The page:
April 23, 2010
The study's goal was to identify factors associated with appointment-keeping among HIV-positive adolescents and young adults.
To determine their adherence to scheduled clinic visits with their HIV care provider, HIV-positive adolescent and young adult females in five US cities were followed for 18 months. At baseline and follow-up visits, an audio computer-assisted self-interview questionnaire was used to measure psychosocial and behavioral factors that have been shown in other populations to influence appointment adherence. These factors included mood disorder, depressive symptoms, social network support, satisfaction with health care, acceptance of disease, HIV stigma, alcohol use, and marijuana use. To understand the influence of health status on appointment-keeping, CD4 cell count and prescription of antiretroviral therapy medication were also monitored.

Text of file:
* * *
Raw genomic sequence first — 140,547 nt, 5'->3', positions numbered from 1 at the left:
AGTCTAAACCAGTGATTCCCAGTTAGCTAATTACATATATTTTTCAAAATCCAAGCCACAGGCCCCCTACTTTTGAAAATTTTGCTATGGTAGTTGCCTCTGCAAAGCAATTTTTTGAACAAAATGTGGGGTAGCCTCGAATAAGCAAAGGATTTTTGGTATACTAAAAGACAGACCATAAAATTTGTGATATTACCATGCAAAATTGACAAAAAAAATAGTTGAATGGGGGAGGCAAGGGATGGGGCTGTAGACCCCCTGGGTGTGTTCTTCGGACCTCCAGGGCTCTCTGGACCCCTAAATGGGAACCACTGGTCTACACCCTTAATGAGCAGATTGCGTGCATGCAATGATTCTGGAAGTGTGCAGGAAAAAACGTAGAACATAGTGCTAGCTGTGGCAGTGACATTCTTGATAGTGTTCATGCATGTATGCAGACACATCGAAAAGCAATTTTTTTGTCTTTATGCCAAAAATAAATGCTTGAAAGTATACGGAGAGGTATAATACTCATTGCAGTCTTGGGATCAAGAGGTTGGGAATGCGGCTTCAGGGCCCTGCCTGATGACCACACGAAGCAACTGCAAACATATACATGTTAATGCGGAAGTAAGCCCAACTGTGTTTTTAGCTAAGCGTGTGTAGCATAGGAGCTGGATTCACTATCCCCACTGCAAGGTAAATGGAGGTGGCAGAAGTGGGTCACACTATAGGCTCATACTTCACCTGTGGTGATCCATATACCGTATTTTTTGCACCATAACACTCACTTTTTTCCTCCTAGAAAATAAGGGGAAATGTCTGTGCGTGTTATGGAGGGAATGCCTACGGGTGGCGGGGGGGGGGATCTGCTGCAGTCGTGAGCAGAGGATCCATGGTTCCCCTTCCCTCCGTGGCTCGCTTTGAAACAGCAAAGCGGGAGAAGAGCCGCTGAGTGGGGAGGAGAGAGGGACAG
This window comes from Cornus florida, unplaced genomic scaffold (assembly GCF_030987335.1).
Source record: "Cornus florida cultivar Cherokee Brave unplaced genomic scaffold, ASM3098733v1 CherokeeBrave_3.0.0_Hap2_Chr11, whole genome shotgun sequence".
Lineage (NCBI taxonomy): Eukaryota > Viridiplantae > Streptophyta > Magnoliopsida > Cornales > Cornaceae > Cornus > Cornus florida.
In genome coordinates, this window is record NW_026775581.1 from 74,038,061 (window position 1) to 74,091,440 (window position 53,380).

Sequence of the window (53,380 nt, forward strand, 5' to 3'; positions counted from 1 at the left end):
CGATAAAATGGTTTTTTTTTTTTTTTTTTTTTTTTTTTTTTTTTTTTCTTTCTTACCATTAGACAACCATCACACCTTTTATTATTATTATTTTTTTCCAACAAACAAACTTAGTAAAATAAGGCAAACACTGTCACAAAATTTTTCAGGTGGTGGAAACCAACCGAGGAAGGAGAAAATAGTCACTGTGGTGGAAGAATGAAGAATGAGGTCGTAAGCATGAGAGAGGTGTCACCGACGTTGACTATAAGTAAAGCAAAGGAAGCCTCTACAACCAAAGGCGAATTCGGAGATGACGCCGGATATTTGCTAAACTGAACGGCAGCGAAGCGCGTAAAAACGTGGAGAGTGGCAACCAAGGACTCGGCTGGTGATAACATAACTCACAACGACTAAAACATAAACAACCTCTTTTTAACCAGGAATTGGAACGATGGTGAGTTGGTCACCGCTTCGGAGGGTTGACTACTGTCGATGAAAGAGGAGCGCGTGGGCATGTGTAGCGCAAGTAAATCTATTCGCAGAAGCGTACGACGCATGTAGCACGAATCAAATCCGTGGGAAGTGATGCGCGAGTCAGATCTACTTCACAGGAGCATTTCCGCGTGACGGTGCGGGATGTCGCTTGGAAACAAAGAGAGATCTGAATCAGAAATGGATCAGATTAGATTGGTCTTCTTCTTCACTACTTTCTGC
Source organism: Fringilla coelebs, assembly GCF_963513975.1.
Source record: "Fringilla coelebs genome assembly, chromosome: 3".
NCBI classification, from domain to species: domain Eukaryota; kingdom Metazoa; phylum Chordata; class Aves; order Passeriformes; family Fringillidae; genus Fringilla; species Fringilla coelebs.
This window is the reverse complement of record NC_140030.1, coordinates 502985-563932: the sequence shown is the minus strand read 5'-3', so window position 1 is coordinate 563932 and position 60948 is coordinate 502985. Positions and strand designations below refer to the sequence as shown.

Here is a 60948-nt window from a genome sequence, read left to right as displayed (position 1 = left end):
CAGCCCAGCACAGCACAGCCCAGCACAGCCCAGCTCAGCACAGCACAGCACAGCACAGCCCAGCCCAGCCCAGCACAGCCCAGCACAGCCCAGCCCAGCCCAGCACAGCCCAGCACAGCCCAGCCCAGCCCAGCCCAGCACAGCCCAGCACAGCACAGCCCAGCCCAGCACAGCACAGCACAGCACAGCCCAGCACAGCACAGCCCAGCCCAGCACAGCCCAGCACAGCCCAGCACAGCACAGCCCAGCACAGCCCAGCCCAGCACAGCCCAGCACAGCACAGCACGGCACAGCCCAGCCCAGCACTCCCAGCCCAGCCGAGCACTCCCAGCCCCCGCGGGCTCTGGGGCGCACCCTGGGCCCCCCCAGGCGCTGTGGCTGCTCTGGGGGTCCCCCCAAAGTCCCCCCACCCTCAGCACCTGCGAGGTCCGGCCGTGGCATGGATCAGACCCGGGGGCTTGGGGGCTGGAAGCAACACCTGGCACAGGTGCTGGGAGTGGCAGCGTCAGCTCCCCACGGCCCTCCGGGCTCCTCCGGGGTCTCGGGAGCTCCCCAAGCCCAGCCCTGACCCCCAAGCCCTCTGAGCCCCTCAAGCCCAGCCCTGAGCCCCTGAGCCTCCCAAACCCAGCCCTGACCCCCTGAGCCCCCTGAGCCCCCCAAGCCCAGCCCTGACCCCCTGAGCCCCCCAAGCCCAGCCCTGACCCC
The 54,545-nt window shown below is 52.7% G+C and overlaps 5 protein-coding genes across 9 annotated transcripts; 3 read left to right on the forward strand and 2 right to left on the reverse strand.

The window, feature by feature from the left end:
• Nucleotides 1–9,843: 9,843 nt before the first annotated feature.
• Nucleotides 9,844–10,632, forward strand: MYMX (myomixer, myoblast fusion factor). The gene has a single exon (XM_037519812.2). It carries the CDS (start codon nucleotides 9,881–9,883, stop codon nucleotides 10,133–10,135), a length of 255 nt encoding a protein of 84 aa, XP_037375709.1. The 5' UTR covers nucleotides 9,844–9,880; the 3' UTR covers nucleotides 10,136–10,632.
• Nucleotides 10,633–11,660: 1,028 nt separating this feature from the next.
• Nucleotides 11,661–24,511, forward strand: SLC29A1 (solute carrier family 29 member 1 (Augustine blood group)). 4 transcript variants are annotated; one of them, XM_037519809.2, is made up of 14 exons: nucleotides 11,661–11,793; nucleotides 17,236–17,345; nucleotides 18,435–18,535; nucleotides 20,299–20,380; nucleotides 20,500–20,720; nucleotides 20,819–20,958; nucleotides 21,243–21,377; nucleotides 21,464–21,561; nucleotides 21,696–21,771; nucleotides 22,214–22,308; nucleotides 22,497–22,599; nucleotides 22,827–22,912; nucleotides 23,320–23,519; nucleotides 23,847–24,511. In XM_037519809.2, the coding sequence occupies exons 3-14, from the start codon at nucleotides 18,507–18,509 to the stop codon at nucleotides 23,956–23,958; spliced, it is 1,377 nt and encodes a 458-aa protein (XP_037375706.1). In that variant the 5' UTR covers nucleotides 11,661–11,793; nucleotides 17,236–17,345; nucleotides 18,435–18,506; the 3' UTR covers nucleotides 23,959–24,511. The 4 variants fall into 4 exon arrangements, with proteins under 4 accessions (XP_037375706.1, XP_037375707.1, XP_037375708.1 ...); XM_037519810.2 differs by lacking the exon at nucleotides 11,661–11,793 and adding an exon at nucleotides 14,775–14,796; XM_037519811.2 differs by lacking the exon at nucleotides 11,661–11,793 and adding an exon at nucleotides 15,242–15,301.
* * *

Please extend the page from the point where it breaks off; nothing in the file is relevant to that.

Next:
A total of 178 youths were included; their mean age was 20.6. The results showed 42 percent had clinically significant depressive symptoms; 10 percent had a diagnosable mood disorder; 37 percent reported marijuana use in the previous 90 days; and 47 percent reported alcohol use. After controlling for age and health status, the only variable associated with appointment-keeping behavior was marijuana use.
"Considering the importance of appointment-keeping for maintaining personal health and preventing further transmission, screening HIV-infected adolescents for marijuana use could help alert providers of this specific barrier to visit compliance," the authors concluded.